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Prayer Sit-In at US Airways

In the Name of Allah, Most Gracious, Most Merciful

Imams, Airplanes, and my Grandmom

WASHINGTON, DC - Nov. 29, 2006 (MASNET) Below is a letter written by Rabbi Arthur Waskow of the Shalom Center of Philadelphia concerning the six Imams removed from US Airways flight 300 and Monday's interfaith "Pray-in".


Dear Friends,

Asalaamu aleikum!

If you've already seen this letter, I apologize for the double-posting. The "P.S." at the end, however, is new.

Last Monday, six imams on their way home from a conference of imams were forced off a US Airways flight in handcuffs because they had been praying before entering the plane. - Though they had gone through security and in every other way had satisfied every requirement, someone on the plane wrote a note to an attendant: Their presence made him or her uncomfortable.

Did US Airways invite the frightened passenger to choose a different flight?

No. Instead, they forced the imams off the plane in handcuffs, and even after checking on their bona fides refused to let them board another flight.

On Wednesday, Imam Mahdi Bray of the Muslim American Society Freedom Foundation, whom I had met in several vigils against the use of torture, called to ask me whether I would join a pray-in by Jews, Christians, and Muslims at Washington National Airport on Monday morning.

I groaned. I had intended to come back home to Philadelphia on Sunday evening from a family Thanksgiving visit to the Midwest; to get to Washington in time, I would have to switch my flight and stay overnight in Washington.

I groaned - and said Yes, of course.

Why?

Here is what I said at the pray-in near US Airways' ticket counter on Monday morning:

"My grandmother was born in Poland and came to America when she was in her teens. When I was eleven years old, she came home in tears from a visit to the kosher butcher in our neighborhood. She said that one of the women in the buying line had used a derogatory Yiddish word about African-Americans, and my grandmother had spoken up:

" 'You must not talk that way! That is the way they talked about us in Europe!' "

"That is why I am here today. My community knows very well that what might seem small acts of contempt, of dehumanization, can grow into mountains of death and disaster. So I am here to say to US Airways: YOU MUST NOT ACT THIS WAY.

"Through her tears, my grandmom stood tall for an America that would not talk this way, would not act this way. How can I do otherwise?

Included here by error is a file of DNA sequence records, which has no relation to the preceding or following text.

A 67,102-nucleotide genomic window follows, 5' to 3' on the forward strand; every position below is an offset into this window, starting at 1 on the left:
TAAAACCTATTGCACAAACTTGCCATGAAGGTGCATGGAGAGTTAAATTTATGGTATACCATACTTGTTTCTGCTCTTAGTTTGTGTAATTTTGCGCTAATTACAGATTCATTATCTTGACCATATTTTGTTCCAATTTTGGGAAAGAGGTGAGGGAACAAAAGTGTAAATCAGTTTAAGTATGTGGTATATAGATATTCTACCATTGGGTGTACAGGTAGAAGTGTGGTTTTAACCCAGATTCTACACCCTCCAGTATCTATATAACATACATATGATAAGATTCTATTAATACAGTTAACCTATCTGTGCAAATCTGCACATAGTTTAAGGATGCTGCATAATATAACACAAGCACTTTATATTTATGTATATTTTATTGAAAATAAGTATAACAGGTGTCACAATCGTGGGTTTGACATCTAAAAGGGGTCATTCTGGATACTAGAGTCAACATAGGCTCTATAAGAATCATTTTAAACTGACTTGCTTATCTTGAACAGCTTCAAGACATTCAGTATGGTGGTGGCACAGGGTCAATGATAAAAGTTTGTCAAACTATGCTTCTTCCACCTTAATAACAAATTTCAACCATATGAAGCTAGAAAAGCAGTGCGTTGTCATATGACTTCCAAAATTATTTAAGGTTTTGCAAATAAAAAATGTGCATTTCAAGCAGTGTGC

"So far as I am concerned, I will do my best to fly on airlines other than US Airways until US Airways fully apologizes to the imams and makes full recompense to them. Then we will know that in America, we do not act this way!"

After leaders of each community spoke, the Muslims prayed in the traditional way, through prostration and chant. Then I chanted the prayer "Oseh shalom bimromav, hu yaaseh shalom alenu, v'al kol Yisrael - v'al kol Yishmael - v'al kol yoshvei tevel --

"You Who make shalom, harmony, peace, in the ultimate reaches of the universe, teach us to make shalom, peace, within us, among us, among all the people Yisrael, among all our cousins the children of Ishmael, and among all who dwell upon this planet."

Several Christian ministers drew on the prayers of their own tradition for justice, for peace, for prayer itself.

And to all these prayers we together said: "Ameyn, ahmin, amen."

Shalom, salaam, peace - Arthur

P. S . I received some responses to this letter that focused a lot of energy on how upset the other passengers may have been. So I asked myself, what could have been the best conceivable response that would have taken their upset seriously without punishing others for their fear?

What came to me was: In a world of compassionate concern, it might have been legitimate for the flight attendant to have gone quietly to the imams and said, "Some passengers have expressed fear and discomfort about your prayer practice. It's totally up to you, but it might be a good and helpful thing all around for you to explain what Muslim prayer practice is, etc. I feel awkward in asking you, but it's not a matter of your being at fault -- but rather an opportunity for education. As I said, it's totally up to you. If you'd like, I'd be glad to introduce you to do a brief talk along those lines."

Think about the different world we could be building with such responses!

What's more, I doubt this would have occurred to me if I had not been struggling with a view very different from my own. So dialogue, though painful, may actually be creative, thank God!

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